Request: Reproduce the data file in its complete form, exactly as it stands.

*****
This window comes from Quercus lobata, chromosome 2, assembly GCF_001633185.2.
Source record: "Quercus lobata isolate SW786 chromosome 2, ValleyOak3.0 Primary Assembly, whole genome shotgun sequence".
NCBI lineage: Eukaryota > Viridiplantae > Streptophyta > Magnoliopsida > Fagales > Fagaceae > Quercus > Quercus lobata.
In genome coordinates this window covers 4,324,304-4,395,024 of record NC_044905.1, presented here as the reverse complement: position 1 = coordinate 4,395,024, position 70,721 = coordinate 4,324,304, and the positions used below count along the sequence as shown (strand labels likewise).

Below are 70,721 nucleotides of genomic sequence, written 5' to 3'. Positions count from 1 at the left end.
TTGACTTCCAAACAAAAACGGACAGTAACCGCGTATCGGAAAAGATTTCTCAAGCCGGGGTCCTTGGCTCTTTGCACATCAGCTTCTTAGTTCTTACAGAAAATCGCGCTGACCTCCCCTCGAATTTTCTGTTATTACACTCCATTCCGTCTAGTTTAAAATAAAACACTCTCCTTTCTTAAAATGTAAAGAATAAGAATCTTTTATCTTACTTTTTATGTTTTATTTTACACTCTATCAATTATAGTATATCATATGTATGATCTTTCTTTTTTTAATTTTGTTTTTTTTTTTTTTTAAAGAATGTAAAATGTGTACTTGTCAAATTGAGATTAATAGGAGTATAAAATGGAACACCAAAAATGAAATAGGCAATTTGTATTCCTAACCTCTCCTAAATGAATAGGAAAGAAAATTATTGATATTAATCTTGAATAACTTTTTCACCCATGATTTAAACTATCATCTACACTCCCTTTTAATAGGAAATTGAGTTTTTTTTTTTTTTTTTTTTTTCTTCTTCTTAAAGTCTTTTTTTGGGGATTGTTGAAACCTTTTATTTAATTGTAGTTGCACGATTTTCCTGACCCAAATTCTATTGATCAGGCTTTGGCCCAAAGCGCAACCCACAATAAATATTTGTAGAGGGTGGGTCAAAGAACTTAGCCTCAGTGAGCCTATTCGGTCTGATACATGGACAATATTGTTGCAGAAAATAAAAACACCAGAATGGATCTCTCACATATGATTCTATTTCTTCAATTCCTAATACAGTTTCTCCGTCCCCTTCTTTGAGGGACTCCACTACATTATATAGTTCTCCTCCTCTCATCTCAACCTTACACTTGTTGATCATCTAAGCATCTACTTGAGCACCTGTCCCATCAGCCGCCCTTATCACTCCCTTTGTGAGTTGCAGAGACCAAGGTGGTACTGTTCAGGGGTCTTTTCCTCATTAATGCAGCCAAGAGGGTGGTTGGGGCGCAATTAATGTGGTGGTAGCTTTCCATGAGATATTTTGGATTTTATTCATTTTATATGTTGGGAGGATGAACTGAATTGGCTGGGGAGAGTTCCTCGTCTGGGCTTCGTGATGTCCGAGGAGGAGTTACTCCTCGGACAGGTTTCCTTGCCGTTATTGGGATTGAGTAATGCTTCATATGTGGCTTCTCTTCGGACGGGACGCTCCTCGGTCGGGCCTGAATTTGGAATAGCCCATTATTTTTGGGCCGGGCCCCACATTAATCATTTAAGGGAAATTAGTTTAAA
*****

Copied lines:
This window comes from Quercus lobata, chromosome 2, assembly GCF_001633185.2.
Source record: "Quercus lobata isolate SW786 chromosome 2, ValleyOak3.0 Primary Assembly, whole genome shotgun sequence".
NCBI lineage: Eukaryota > Viridiplantae > Streptophyta > Magnoliopsida > Fagales > Fagaceae > Quercus > Quercus lobata.
In genome coordinates this window covers 4,324,304-4,395,024 of record NC_044905.1, presented here as the reverse complement: position 1 = coordinate 4,395,024, position 70,721 = coordinate 4,324,304, and the positions used below count along the sequence as shown (strand labels likewise).

Below are 70,721 nucleotides of genomic sequence, written 5' to 3'. Positions count from 1 at the left end.
TTGACTTCCAAACAAAAACGGACAGTAACCGCGTATCGGAAAAGATTTCTCAAGCCGGGGTCCTTGGCTCTTTGCACATCAGCTTCTTAGTTCTTACAGAAAATCGCGCTGACCTCCCCTCGAATTTTCTGTTATTACACTCCATTCCGTCTAGTTTAAAATAAAACACTCTCCTTTCTTAAAATGTAAAGAATAAGAATCTTTTATCTTACTTTTTATGTTTTATTTTACACTCTATCAATTATAGTATATCATATGTATGATCTTTCTTTTTTTAATTTTGTTTTTTTTTTTTTTTAAAGAATGTAAAATGTGTACTTGTCAAATTGAGATTAATAGGAGTATAAAATGGAACACCAAAAATGAAATAGGCAATTTGTATTCCTAACCTCTCCTAAATGAATAGGAAAGAAAATTATTGATATTAATCTTGAATAACTTTTTCACCCATGATTTAAACTATCATCTACACTCCCTTTTAATAGGAAATTGAGTTTTTTTTTTTTTTTTTTTTTTCTTCTTCTTAAAGTCTTTTTTTGGGGATTGTTGAAACCTTTTATTTAATTGTAGTTGCACGATTTTCCTGACCCAAATTCTATTGATCAGGCTTTGGCCCAAAGCGCAACCCACAATAAATATTTGTAGAGGGTGGGTCAAAGAACTTAGCCTCAGTGAGCCTATTCGGTCTGATACATGGACAATATTGTTGCAGAAAATAAAAACACCAGAATGGATCTCTCACATATGATTCTATTTCTTCAATTCCTAATACAGTTTCTCCGTCCCCTTCTTTGAGGGACTCCACTACATTATATAGTTCTCCTCCTCTCATCTCAACCTTACACTTGTTGATCATCTAAGCATCTACTTGAGCACCTGTCCCATCAGCCGCCCTTATCACTCCCTTTGTGAGTTGCAGAGACCAAGGTGGTACTGTTCAGGGGTCTTTTCCTCATTAATGCAGCCAAGAGGGTGGTTGGGGCGCAATTAATGTGGTGGTAGCTTTCCATGAGATATTTTGGATTTTATTCATTTTATATGTTGGGAGGATGAACTGAATTGGCTGGGGAGAGTTCCTCGTCTGGGCTTCGTGATGTCCGAGGAGGAGTTACTCCTCGGACAGGTTTCCTTGCCGTTATTGGGATTGAGTAATGCTTCATATGTGGCTTCTCTTCGGACGGGACGCTCCTCGGTCGGGCCTGAATTTGGAATAGCCCATTATTTTTGGGCCGGGCCCCACATTAATCATTTAAGGGAAATTAGTTTAAA